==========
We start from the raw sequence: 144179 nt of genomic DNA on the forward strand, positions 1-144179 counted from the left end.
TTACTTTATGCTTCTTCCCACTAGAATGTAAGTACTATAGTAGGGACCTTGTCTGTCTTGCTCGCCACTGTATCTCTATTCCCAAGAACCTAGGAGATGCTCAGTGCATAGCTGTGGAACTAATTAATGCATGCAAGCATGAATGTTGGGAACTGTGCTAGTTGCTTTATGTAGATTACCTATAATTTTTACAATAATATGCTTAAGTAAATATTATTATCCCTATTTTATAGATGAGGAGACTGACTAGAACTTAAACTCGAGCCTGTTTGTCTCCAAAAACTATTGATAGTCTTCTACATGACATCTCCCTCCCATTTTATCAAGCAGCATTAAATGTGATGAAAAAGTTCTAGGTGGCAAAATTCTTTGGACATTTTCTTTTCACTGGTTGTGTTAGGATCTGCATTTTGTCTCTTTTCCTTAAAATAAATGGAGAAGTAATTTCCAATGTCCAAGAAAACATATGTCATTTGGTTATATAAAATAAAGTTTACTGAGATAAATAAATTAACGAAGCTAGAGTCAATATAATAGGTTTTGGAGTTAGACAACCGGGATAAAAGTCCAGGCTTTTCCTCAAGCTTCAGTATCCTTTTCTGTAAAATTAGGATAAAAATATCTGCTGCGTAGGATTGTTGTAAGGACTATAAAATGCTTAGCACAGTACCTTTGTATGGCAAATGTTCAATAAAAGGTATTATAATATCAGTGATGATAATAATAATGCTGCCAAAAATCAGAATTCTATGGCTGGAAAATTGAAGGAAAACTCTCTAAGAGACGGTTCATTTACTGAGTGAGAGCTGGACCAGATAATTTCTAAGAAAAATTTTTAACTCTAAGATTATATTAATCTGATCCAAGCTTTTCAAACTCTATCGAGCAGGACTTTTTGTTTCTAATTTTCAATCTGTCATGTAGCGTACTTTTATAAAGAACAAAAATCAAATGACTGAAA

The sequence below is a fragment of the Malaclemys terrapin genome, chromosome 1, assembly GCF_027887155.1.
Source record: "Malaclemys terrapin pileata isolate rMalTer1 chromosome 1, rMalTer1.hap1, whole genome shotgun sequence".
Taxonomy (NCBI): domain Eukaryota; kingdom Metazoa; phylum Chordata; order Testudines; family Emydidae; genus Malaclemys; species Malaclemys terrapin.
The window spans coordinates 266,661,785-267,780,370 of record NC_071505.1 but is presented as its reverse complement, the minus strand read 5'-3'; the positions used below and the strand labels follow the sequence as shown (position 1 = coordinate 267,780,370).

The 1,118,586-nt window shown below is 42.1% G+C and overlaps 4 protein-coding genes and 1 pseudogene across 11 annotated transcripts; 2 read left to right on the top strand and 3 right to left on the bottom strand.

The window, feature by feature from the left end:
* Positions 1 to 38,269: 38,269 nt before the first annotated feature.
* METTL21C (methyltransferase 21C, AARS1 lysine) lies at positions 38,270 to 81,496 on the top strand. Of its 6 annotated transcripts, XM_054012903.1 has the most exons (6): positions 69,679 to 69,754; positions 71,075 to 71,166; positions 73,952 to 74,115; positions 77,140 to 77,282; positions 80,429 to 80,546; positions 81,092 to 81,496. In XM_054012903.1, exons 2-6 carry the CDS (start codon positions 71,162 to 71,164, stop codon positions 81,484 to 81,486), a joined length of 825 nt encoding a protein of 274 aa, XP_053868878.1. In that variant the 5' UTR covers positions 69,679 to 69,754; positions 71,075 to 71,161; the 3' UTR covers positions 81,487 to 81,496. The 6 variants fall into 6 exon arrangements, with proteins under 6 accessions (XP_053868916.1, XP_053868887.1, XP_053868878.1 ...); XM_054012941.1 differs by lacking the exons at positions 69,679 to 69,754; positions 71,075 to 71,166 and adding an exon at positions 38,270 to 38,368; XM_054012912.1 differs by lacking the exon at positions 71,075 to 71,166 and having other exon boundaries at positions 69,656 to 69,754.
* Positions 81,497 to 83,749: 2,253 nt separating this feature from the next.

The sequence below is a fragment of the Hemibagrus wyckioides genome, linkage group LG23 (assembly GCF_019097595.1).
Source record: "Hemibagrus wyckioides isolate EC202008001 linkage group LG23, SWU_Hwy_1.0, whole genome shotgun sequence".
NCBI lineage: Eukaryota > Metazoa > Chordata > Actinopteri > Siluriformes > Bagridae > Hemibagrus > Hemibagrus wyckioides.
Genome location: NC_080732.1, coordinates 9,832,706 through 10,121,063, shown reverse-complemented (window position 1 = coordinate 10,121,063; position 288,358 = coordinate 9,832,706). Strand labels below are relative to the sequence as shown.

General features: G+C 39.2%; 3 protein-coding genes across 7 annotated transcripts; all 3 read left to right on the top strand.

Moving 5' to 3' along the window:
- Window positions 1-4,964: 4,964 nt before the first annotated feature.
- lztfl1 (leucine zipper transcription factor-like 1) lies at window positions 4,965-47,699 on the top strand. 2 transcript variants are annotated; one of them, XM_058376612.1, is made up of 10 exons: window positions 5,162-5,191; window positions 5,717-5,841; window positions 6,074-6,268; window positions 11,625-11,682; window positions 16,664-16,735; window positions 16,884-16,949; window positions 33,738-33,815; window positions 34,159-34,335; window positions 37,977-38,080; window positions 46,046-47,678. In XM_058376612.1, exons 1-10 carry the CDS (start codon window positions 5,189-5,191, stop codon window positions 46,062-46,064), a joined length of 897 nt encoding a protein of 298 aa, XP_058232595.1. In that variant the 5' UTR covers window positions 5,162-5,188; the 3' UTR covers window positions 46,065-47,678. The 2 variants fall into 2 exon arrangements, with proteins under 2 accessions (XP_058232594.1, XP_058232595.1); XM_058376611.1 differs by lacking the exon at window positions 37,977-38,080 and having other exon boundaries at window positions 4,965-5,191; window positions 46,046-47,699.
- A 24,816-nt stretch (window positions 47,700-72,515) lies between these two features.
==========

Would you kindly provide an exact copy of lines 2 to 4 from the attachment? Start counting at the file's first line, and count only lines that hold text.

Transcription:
TTACTTTATGCTTCTTCCCACTAGAATGTAAGTACTATAGTAGGGACCTTGTCTGTCTTGCTCGCCACTGTATCTCTATTCCCAAGAACCTAGGAGATGCTCAGTGCATAGCTGTGGAACTAATTAATGCATGCAAGCATGAATGTTGGGAACTGTGCTAGTTGCTTTATGTAGATTACCTATAATTTTTACAATAATATGCTTAAGTAAATATTATTATCCCTATTTTATAGATGAGGAGACTGACTAGAACTTAAACTCGAGCCTGTTTGTCTCCAAAAACTATTGATAGTCTTCTACATGACATCTCCCTCCCATTTTATCAAGCAGCATTAAATGTGATGAAAAAGTTCTAGGTGGCAAAATTCTTTGGACATTTTCTTTTCACTGGTTGTGTTAGGATCTGCATTTTGTCTCTTTTCCTTAAAATAAATGGAGAAGTAATTTCCAATGTCCAAGAAAACATATGTCATTTGGTTATATAAAATAAAGTTTACTGAGATAAATAAATTAACGAAGCTAGAGTCAATATAATAGGTTTTGGAGTTAGACAACCGGGATAAAAGTCCAGGCTTTTCCTCAAGCTTCAGTATCCTTTTCTGTAAAATTAGGATAAAAATATCTGCTGCGTAGGATTGTTGTAAGGACTATAAAATGCTTAGCACAGTACCTTTGTATGGCAAATGTTCAATAAAAGGTATTATAATATCAGTGATGATAATAATAATGCTGCCAAAAATCAGAATTCTATGGCTGGAAAATTGAAGGAAAACTCTCTAAGAGACGGTTCATTTACTGAGTGAGAGCTGGACCAGATAATTTCTAAGAAAAATTTTTAACTCTAAGATTATATTAATCTGATCCAAGCTTTTCAAACTCTATCGAGCAGGACTTTTTGTTTCTAATTTTCAATCTGTCATGTAGCGTACTTTTATAAAGAACAAAAATCAAATGACTGAAA

The sequence below is a fragment of the Malaclemys terrapin genome, chromosome 1, assembly GCF_027887155.1.
Source record: "Malaclemys terrapin pileata isolate rMalTer1 chromosome 1, rMalTer1.hap1, whole genome shotgun sequence".